The Newfoundland bluegrass/folk band Greeley's Reel recorded a "hockey anthem" version of their song "Come In" about Cleary after the win. The refrain specifically highlights the celebration that would occur "when Danny Cleary brings the Stanley Cup to Newfoundland." In addition to receiving extensive local radio airplay, the song appeared on CBC Television and a Fox Sports Detroit special.[6]

In the 2009 Stanley Cup playoffs on May 14, 2009, Cleary scored the tie breaking, Western Conference semi-final series winning goal for the Detroit Red Wings against the Anaheim Ducks with three minutes left in game seven. With the win the Red Wings moved on to face the Chicago Blackhawks in the Western Conference Final. Cleary scored five goals against his former team in a 4-1 series win clinching the Western Conference title before succumbing to the Pittsburgh Penguins in seven games in a rematch of the previous Stanley Cup final.

On September 12, 2013, the Detroit Red Wings re-signed Cleary to a one-year, $1.75 million contract.[7] On July 10, 2014, the Detroit Red Wings re-signed Cleary to a one-year, $1.5 million contract, with up to $1 million in performance-based bonuses.[8]

International play[edit]

Cleary's first experience representing Canada internationally was when he played at the 1995 U18 Tournament, scoring four goals and four assists over five games. Cleary later played for Team Canada at the 2002 IIHF World Championship, scoring two goals and three points in a disappointing sixth-place finish, which was Canada's fifth straight World Championship without a gold medal.

Awards and achievements[edit]

Career statistics[edit]

Regular season Playoffs
Season Team League GP G A Pts PIM GP G A Pts PIM
1993–94 Kingston OJHL 41 18 28 46 83
1994–95 Belleville Bulls OHL 62 26 55 81 62 16 7 10 17 23
1995–96 Belleville Bulls OHL 64 53 62 115 74 14 10 17 27 40
1996–97 Belleville Bulls OHL 64 32 48 80 88 6 3 4 7 6
1997–98 Belleville Bulls OHL 30 16 31 47 14 10 6 17 23 10
1997–98 Indianapolis Ice IHL 4 2 1 3 6
1997–98 Chicago Blackhawks NHL 6 0 0 0 0
1998–99 Portland Pirates AHL 30 9 17 26 74
1998–99 Hamilton Bulldogs AHL 9 0 1 1 7 3 0 0 0 0
1998–99 Chicago Blackhawks NHL 35 4 5 9 24
1999–00 Hamilton Bulldogs AHL 58 22 52 74 108 5 2 3 5 18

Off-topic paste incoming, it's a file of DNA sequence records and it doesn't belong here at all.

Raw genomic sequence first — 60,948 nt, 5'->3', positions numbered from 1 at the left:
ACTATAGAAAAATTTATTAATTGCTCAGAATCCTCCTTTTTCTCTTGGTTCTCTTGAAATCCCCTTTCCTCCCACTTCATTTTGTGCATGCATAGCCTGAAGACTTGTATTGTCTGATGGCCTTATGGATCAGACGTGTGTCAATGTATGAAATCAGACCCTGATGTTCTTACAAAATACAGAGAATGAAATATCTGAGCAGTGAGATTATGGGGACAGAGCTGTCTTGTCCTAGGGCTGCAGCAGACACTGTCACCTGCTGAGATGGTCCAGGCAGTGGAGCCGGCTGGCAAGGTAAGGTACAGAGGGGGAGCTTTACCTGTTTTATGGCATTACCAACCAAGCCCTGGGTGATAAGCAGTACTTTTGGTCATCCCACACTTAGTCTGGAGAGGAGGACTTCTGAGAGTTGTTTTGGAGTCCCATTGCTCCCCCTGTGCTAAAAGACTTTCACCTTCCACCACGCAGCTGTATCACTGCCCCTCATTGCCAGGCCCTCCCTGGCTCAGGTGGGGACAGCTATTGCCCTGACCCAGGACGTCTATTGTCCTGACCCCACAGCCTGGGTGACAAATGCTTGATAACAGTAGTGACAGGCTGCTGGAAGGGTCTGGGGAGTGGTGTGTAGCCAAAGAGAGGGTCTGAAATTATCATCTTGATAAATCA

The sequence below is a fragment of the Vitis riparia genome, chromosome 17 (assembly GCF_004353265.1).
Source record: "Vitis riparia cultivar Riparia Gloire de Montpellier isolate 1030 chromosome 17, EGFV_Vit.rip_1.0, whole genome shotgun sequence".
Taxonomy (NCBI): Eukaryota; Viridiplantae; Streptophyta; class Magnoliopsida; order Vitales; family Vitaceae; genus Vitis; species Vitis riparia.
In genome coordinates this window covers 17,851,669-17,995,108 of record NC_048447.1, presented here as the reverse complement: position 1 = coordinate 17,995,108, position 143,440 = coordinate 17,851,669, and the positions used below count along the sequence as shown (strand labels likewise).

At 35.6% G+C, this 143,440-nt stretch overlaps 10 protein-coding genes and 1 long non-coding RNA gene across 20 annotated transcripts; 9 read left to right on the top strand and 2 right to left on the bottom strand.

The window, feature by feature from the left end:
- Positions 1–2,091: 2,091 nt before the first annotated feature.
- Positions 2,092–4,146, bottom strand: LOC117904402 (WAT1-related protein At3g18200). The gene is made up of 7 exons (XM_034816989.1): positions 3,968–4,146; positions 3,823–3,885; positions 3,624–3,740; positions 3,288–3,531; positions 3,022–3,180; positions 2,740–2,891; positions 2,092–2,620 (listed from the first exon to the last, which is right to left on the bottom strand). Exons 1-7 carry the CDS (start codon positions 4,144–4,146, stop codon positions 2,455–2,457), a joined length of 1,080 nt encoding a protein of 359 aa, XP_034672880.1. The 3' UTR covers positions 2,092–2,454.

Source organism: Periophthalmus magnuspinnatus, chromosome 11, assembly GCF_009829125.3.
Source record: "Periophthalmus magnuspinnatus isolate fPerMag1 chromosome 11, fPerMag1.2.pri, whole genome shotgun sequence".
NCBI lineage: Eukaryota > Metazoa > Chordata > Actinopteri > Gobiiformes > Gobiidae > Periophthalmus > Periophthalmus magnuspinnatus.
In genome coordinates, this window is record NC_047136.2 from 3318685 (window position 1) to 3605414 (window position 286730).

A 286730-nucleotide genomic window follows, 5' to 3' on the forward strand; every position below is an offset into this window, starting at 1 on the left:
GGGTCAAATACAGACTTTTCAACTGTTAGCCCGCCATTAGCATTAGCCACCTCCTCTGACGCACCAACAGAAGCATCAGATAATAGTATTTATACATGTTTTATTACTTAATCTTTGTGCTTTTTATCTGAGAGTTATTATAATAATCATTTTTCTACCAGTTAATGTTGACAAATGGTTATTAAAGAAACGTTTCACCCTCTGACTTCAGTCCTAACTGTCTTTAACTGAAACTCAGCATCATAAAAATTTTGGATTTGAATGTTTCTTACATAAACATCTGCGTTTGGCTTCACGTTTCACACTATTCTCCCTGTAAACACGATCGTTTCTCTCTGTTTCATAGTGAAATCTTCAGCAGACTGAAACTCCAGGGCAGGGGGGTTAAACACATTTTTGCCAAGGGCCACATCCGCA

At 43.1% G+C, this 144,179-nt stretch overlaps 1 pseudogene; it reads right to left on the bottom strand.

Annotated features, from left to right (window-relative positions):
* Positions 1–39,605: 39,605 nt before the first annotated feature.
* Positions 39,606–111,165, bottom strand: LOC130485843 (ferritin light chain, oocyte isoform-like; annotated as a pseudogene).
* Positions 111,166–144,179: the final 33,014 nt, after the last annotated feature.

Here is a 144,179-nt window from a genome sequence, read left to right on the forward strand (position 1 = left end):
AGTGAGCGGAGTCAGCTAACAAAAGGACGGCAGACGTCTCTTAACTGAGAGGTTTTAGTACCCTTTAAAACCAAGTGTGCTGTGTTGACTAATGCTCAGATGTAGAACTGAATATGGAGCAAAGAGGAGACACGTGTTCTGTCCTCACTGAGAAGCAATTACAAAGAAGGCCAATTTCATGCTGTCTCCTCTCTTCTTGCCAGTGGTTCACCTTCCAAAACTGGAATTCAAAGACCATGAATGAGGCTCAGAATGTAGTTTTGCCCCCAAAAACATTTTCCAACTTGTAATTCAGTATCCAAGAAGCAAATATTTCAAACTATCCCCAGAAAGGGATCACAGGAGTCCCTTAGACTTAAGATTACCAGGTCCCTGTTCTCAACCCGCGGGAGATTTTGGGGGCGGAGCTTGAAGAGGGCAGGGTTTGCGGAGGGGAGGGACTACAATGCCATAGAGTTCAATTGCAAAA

1999–00 Edmonton Oilers NHL 17 3 2 5 8 4 0 1 1 2
2000–01 Edmonton Oilers NHL 81 14 21 35 37 6 1 1 2 8
2001–02 Edmonton Oilers NHL 65 10 19 29 51
2002–03 Edmonton Oilers NHL 57 4 13 17 31
2003–04 Phoenix Coyotes NHL 68 6 11 17 42
2004–05 Mora IK SEL 47 11 26 37 138
2005–06 Detroit Red Wings NHL 77 3 12 15 40 6 0 1 1 6
2006–07 Detroit Red Wings NHL 71 20 20 40 24 18 4 8 12 30
2007–08 Detroit Red Wings NHL 63 20 22 42 33 22 2 1 3 4
2008–09 Detroit Red Wings NHL 74 14 26 40 46 23 9 6 15 12
2009–10 Detroit Red Wings NHL 64 15 19 34 29 12 2 0 2 4
2010–11 Detroit Red Wings NHL 68 26 20 46 20 11 2 4 6 6
2011–12 Detroit Red Wings NHL 75 12 21 33 30 5 0 0 0 2
2012–13 Detroit Red Wings NHL 48 9 6 15 40 14 4 6 10 2
2013–14 Detroit Red Wings NHL 52 4 4 8 31
NHL totals 921 164 221 385 486 121 24 28 52 76

References[edit]

  1. ^ Couch, Graham (June 4, 2008). "Red Wings' Cleary first player from Newfoundland to win Stanley Cup title". Michigan Live. Retrieved July 12, 2014. 
  2. ^ "Elite Prospects". Dan Cleary. 
  3. ^ "Cleary signs, final roster set for opener". redwings.nhl.com. 2005-10-04. Retrieved 2009-06-13. 
  4. ^ "Cleary earns new five-year deal". redwings.nhl.com. 2008-03-11. Retrieved 2008-03-13. 
  5. ^ "Danny Cleary brings Stanley Cup home to N.L.". Retrieved 2008-06-30. 
  6. ^ Greely's Reel Band Website"Greely's Reel on Dan Cleary". Retrieved 2009-11-12. 
  7. ^ Cleary, Wings agree on one-year deal
  8. ^ Red Wings re-sign Daniel Cleary

External links[edit]

Preceded by
Dmitri Nabokov
Chicago Blackhawks first round draft pick
1997
Succeeded by
Ty Jones